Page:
Northern Ireland

Public realm schemes: Works in Northern Ireland cost almost £160m over six years

Media playback is unsupported on your device
Media captionFigures show that almost �160 million has been on public realm schemes in Northern Ireland since the recession

The BBC can reveal that almost £160 million has been spent re-paving Northern Ireland's towns since the economic downturn began.

The figures came from the Department of Social Development and local councils.

The works, known as public realm schemes, often involve installing natural stone paving, new lighting, new benches, bins and trees.

The idea is to get people to spend more by making towns and cities more attractive places.

It is an attempt to change people's psychological impression of a town and the hope is that it has a real-world impact on the economy.

Image caption Highest and lowest figures spent by councils in Northern Ireland on public realm schemes

However, the works in a number of towns have caused a lot of frustration for shoppers and traders by over-running schedules and coming in over budget.

Most of the money has come from the Department of Social Development, but each council has also contributed its own funds.

Some areas have seen a lot more change than others.

The smallest amount was spent in the Fermanagh and Omagh District Council area with a total of £3.7m, followed by Mid Ulster at £7.5m.

At the other end of scale more than £38m has been spent in Belfast, £34m in Derry City and Strabane, and £18.6m in Newry, Mourne and Down.

Image caption Dungannon businessman Stephen McCollum said the town was not friendly to pedestrians

While Mid Ulster contributed the least council money at £191,500, North Down and Ards District Council put in the most at £10.5m.

In the Mid Ulster town of Dungannon, some traders are unhappy with the impact the public realm schemes have had so far.

"I'm very much in favour of public realm schemes but the key thing is planning and I think the planning in phase one in Dungannon has been very difficult," said Stephen McCammon, a businessman in the town.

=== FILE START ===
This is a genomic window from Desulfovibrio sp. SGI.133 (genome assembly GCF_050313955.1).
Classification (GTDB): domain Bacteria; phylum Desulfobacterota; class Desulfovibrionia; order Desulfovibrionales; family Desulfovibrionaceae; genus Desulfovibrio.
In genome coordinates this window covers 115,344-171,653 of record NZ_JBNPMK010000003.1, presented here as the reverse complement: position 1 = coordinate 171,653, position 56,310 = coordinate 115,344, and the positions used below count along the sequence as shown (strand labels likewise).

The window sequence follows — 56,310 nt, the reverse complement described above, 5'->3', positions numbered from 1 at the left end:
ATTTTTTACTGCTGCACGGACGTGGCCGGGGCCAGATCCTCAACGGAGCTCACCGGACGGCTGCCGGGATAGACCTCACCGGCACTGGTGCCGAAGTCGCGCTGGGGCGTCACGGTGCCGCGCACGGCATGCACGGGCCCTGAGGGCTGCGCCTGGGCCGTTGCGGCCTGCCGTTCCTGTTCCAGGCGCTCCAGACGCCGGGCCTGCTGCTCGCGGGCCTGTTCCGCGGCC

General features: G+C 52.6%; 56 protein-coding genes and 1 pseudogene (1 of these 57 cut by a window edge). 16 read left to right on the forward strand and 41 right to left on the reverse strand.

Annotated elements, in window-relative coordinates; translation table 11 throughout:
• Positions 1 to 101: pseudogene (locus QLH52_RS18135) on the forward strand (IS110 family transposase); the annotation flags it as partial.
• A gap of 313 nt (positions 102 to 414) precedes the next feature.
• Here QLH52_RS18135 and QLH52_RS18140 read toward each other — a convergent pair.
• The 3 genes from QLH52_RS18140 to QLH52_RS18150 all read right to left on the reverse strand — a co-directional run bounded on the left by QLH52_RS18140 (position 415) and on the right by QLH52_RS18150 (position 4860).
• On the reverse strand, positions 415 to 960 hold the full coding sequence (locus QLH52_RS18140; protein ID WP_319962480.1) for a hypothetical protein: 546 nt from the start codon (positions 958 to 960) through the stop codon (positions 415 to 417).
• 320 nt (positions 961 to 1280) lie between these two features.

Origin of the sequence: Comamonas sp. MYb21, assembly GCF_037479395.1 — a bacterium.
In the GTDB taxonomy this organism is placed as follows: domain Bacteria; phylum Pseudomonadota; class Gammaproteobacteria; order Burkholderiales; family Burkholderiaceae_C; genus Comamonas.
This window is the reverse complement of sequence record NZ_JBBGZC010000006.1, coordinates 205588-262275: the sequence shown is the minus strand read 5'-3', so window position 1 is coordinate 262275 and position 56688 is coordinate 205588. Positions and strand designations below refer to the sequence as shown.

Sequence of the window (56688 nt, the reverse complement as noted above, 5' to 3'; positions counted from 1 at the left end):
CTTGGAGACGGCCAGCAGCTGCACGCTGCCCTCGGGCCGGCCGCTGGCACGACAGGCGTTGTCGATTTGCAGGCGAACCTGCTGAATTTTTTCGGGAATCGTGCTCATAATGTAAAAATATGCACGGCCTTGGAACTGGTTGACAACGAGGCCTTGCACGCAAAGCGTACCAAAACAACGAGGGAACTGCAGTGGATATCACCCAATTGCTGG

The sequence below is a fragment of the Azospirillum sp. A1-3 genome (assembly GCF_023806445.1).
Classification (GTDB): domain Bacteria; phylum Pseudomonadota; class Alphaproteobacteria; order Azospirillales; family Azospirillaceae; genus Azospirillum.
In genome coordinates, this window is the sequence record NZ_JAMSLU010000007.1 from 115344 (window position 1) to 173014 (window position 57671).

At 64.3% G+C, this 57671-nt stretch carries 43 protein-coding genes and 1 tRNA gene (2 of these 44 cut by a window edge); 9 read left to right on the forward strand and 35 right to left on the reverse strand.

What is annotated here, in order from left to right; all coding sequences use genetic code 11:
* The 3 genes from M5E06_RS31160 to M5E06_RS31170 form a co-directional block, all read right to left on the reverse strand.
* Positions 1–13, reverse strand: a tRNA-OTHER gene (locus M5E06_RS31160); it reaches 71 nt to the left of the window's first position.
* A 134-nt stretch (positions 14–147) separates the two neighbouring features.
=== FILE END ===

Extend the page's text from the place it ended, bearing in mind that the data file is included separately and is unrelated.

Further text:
"We've now got a town that is quite simply not friendly for pedestrians, it does not enable pedestrians to shop the town, particularly Market Square, easily."

Image caption Dungannon is one town centre that has been altered by a public realm scheme

Adrian McCreesh, from Mid Ulster District Council, said phase one of the works scheme had been "an interesting challenge".

He said the council was "taking a professional assessment of the traffic, the parking and all the issues that our traders have highlighted as part of phase one".

"If there's anything we can do to further develop and further enhance the success of phase one, we will do it.

"We will not be found wanting."

Overall, the public realm schemes over the last six years have generated substantial work for the construction trade, but it is not yet clear what the longer-term economic impact will be.

Academic work by the Centre for Cities suggest that public realm schemes are unlikely to have a direct positive economic impact.

Image caption Adrian McCreesh said Mid Ulster District Council will not be found wanting in a bid to enhance the public realm schemes

Prof Henry Overman, from the What Works Centre for Local Economic Growth, said that small scale projects "are unlikely to have any major effects on the local economy".

"A public realm intervention that is sufficient to cause major change... is likely to be on a large scale and associated with a programme of physical redevelopment: a new train station or residential development, for instance," he said.

David Shivers, who is in charge of public realm works for Ards and North Down Council, disagreed.

The council is just about to complete works in other towns including Donaghadee, Comber, Holywood, and Bangor.

He said their money has been well spent.

"With town centres the way they were, we had to do all we could to reinvigorate them and I think we've started well.

"Developers want to see an increase in spend on the infrastructure of a town before they'll invest so it's crucial," he said.

Whatever their reasons, every council in Northern Ireland is hoping the newly paved path ahead will help propel the economy forward faster.

Related Topics